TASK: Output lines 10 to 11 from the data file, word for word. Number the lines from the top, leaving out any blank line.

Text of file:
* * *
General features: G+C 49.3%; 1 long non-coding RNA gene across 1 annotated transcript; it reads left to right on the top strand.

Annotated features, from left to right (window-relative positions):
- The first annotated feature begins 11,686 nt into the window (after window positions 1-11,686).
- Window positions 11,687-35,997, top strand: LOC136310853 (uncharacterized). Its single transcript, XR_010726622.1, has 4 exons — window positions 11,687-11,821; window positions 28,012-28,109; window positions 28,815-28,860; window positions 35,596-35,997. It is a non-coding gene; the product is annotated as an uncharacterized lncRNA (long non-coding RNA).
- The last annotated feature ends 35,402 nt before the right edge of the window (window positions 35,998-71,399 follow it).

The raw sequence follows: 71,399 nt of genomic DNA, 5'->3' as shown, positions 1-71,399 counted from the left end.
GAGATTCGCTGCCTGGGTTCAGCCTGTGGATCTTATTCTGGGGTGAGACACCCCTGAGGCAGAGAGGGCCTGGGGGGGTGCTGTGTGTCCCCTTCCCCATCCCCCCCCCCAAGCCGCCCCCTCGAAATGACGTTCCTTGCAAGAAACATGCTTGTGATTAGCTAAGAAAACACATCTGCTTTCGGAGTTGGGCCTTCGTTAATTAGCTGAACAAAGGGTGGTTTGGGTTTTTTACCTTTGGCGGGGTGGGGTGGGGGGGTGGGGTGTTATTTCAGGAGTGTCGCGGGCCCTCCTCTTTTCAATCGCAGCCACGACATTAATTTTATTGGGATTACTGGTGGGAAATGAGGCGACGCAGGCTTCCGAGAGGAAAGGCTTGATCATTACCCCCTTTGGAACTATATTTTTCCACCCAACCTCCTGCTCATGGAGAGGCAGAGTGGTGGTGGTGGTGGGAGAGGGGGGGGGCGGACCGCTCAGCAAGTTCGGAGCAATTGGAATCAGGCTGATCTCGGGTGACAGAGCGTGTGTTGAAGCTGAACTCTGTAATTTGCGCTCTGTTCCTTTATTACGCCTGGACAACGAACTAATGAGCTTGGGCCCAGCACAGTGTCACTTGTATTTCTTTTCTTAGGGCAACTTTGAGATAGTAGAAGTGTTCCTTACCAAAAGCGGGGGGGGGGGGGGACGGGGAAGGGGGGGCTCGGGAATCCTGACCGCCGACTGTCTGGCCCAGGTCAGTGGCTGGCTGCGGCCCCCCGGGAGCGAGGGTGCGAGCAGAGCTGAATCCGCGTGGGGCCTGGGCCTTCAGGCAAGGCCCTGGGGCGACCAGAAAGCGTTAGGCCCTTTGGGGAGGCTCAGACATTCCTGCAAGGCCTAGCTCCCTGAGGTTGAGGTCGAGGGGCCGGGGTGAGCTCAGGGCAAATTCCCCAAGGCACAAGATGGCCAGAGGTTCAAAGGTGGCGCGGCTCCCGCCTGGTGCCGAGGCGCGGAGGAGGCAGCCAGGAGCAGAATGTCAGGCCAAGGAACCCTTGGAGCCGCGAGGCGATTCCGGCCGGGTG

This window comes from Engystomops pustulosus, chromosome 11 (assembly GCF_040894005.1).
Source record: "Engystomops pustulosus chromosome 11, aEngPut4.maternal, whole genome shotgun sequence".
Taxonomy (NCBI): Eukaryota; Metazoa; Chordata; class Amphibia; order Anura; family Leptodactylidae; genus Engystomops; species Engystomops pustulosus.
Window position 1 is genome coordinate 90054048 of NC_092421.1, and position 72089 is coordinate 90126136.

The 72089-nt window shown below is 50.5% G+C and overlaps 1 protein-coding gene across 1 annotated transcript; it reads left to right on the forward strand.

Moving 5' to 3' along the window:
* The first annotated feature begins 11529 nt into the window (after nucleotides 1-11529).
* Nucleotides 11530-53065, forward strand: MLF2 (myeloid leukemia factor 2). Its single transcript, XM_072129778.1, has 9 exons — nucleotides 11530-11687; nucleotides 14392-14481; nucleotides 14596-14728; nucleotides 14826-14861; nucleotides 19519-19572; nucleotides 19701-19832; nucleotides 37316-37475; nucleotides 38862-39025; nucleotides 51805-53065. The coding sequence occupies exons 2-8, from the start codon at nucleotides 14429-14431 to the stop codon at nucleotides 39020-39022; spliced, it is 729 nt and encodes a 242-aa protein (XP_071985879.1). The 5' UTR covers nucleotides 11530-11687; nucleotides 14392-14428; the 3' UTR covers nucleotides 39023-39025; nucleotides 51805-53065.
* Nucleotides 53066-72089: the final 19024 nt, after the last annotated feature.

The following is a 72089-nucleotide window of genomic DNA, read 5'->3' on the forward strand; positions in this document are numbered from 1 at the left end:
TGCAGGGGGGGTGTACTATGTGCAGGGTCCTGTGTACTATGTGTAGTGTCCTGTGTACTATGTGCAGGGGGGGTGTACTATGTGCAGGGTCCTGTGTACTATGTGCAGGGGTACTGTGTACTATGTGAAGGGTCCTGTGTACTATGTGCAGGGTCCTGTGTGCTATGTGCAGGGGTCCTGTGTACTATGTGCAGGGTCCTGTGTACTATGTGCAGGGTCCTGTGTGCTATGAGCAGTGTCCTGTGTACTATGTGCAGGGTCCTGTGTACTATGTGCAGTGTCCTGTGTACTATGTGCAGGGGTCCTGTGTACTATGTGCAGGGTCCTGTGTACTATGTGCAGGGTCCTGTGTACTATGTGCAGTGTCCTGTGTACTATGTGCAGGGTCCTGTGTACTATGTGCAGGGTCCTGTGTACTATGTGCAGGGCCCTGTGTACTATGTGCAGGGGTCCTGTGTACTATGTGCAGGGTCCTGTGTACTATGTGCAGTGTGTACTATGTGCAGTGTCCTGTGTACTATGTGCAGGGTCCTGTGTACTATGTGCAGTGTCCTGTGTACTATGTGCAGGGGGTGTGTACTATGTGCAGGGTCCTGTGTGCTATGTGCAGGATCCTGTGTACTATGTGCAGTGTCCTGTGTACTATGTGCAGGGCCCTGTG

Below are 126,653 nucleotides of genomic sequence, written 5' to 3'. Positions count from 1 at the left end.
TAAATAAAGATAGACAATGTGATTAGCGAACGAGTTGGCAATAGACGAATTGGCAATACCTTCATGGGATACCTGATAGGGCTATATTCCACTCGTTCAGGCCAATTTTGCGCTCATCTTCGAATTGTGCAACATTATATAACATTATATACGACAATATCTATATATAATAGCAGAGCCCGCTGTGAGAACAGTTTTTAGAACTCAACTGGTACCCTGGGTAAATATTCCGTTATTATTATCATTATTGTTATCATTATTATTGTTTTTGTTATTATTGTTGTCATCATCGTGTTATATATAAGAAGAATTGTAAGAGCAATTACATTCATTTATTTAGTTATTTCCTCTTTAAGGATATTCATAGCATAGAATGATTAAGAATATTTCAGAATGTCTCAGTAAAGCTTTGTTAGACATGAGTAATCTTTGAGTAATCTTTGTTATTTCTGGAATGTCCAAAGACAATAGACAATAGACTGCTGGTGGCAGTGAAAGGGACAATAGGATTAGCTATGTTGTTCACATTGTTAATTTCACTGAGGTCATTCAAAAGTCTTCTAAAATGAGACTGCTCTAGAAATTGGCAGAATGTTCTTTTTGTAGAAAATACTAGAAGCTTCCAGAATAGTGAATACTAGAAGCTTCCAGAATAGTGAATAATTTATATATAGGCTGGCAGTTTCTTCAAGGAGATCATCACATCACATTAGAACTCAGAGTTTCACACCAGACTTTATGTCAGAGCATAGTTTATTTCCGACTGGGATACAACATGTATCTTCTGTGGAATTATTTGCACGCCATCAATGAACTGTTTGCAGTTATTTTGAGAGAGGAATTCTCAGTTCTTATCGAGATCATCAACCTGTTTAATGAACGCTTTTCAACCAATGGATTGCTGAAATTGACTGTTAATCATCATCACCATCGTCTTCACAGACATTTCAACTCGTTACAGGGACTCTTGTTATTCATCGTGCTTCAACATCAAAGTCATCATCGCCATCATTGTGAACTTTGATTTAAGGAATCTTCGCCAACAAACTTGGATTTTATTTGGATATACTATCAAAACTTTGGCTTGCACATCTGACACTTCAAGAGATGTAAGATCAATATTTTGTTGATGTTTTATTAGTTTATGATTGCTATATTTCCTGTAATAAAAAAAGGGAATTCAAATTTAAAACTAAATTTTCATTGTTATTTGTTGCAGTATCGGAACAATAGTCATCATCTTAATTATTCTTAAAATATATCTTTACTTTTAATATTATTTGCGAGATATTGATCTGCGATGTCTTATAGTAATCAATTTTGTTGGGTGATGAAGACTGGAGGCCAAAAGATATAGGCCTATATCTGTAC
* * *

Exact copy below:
Taxonomy (NCBI): Eukaryota; Metazoa; Chordata; class Amphibia; order Anura; family Leptodactylidae; genus Engystomops; species Engystomops pustulosus.
Window position 1 is genome coordinate 90054048 of NC_092421.1, and position 72089 is coordinate 90126136.